Sinclair's net broadcast revenues from continuing operations were $164.4 million for the fourth quarter of 2008, down .8% from the previous year's fourth quarter. Preliminary operating income was $46.9 million in the quarter, compared to $47 million in the same quarter last year.
The preliminary results do not include non-cash impairment charges expected to be recorded in the fourth quarter of 2008, which have not yet been finalized.
"In response to a deepening economic recession and going into a non-election year where there would be an absence of political revenues, we took steps to reduce our 2009 operating costs and to preserve liquidity," said Sinclair President/CEO David Smith, "and we are currently re-evaluating how best to utilize our cash flow. Among some of the initiatives implemented, we drastically cut capital expenditures, are limiting our outside investments, reduced corporate overhead and TV station expenses, including reducing staffing levels and freezing salaries.
"While the savings from our cost control initiatives are meaningful, we do not expect them to offset the expected declines in advertising revenues in 2009. Although we expect to generate sufficient cash flow in 2009 to meet our principal obligations and pay our regular quarterly dividends of $0.20 per share, the Company's Board of Directors felt that the Company's ownership should make a financial sacrifice just as our employees have done, and therefore, has suspended our dividend until further notice."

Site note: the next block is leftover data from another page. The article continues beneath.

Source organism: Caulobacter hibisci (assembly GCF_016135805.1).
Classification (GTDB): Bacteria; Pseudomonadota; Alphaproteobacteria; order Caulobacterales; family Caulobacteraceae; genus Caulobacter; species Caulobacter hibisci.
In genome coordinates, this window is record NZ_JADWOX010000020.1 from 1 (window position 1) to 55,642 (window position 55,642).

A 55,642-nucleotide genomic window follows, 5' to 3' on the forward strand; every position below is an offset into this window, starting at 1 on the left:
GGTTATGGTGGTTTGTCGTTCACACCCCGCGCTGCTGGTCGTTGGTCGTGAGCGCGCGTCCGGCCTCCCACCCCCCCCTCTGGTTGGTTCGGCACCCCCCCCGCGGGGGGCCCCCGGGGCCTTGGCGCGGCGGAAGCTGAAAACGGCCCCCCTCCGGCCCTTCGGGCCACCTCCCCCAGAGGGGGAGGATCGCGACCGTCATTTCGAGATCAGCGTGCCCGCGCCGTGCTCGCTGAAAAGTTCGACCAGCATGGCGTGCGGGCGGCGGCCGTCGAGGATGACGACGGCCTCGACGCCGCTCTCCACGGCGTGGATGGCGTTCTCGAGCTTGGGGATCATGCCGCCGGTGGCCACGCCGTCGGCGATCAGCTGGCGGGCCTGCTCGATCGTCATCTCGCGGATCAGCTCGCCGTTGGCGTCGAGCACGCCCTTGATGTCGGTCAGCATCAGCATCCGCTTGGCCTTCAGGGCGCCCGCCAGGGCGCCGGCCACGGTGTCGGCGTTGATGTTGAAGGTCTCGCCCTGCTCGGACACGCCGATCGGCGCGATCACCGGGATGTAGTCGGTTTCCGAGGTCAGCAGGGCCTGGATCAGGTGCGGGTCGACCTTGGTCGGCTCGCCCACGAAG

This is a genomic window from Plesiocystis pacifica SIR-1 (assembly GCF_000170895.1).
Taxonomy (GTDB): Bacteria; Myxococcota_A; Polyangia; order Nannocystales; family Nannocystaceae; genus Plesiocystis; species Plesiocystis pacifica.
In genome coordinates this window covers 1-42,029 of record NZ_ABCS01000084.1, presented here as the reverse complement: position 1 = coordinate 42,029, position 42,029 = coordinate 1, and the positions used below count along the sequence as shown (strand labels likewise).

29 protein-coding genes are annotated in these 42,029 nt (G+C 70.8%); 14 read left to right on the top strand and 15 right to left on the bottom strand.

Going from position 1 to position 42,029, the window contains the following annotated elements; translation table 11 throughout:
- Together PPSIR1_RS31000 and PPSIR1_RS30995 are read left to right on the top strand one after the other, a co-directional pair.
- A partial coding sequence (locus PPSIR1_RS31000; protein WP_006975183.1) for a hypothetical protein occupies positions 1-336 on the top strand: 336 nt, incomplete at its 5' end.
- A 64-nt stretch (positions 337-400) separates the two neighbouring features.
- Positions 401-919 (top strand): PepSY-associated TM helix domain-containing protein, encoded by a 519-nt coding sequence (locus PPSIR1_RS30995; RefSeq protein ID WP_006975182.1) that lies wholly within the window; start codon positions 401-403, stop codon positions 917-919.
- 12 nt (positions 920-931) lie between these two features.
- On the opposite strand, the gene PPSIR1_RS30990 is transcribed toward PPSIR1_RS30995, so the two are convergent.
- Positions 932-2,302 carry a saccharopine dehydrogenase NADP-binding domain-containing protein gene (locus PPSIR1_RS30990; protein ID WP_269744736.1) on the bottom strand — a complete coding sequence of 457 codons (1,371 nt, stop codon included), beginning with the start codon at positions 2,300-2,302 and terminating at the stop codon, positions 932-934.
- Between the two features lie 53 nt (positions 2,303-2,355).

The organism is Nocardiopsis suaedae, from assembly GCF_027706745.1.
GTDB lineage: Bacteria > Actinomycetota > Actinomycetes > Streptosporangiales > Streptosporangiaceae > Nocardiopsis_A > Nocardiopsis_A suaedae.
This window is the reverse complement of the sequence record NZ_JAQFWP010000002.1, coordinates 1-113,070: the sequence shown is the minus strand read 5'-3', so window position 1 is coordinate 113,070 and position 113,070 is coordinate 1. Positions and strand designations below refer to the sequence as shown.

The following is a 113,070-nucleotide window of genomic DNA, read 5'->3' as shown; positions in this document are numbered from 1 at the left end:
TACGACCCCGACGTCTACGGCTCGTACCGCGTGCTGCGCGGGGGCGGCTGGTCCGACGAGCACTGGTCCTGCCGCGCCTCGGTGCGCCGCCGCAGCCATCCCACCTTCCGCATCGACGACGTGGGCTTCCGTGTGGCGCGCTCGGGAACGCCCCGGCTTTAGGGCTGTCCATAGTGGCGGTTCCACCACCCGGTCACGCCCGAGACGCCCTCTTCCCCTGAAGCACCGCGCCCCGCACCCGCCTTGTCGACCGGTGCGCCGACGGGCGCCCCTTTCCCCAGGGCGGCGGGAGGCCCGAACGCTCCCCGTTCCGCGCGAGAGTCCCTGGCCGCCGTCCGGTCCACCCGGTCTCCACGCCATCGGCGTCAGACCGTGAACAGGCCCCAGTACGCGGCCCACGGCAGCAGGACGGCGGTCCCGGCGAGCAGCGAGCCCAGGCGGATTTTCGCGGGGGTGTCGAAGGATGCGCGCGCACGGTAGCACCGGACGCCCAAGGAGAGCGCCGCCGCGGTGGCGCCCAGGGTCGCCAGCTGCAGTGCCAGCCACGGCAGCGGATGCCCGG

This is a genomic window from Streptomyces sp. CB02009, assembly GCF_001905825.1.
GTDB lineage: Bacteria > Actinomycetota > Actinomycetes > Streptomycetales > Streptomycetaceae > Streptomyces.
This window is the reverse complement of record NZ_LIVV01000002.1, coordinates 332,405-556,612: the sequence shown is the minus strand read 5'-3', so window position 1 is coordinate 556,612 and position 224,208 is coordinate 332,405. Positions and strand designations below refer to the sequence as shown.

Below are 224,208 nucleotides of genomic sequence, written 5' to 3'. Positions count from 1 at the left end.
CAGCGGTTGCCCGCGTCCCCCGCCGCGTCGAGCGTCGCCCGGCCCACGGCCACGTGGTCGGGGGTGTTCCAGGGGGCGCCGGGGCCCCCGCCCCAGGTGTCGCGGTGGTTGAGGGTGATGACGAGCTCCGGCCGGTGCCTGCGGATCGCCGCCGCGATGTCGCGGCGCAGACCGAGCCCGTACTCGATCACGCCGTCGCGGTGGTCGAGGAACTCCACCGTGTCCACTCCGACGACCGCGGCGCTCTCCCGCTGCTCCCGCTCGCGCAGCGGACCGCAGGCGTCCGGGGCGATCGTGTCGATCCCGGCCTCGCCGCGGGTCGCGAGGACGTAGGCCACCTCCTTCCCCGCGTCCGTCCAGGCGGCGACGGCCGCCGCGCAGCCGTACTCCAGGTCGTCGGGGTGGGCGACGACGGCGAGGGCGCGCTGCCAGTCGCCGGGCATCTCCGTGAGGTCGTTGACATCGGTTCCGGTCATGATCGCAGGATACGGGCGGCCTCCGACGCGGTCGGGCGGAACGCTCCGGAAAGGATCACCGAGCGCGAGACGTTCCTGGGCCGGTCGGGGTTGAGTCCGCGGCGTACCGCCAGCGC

Sinclair reported political revenue of $25.6 million in the fourth quarter and $17.7 million in retransmission consent revenue. Sinclair tallied $73.9 million in retrans revenue for the year.
Local advertising revenues were down 7.6% for the fourth quarter, compared to the same quarter a year ago. National advertising was up 9.8% on the strength of political advertising.
Sinclair executives see a rough economic road ahead. "The recession continues to negatively impact time sales across the majority of our advertising sectors, in particular the automotive category," commented EVP and CFO David Amy. "While it is unclear how long or how deep the recession will be, we believe our current public valuation is a reflection of the economic turmoil rather than deterioration in broadcast television's longer term fundamentals."
Sinclair expects first quarter 2009 station net broadcast revenues from continuing operations, before barter, to be down low to mid twenty percents, as compared to the same category in the first quarter of 2008.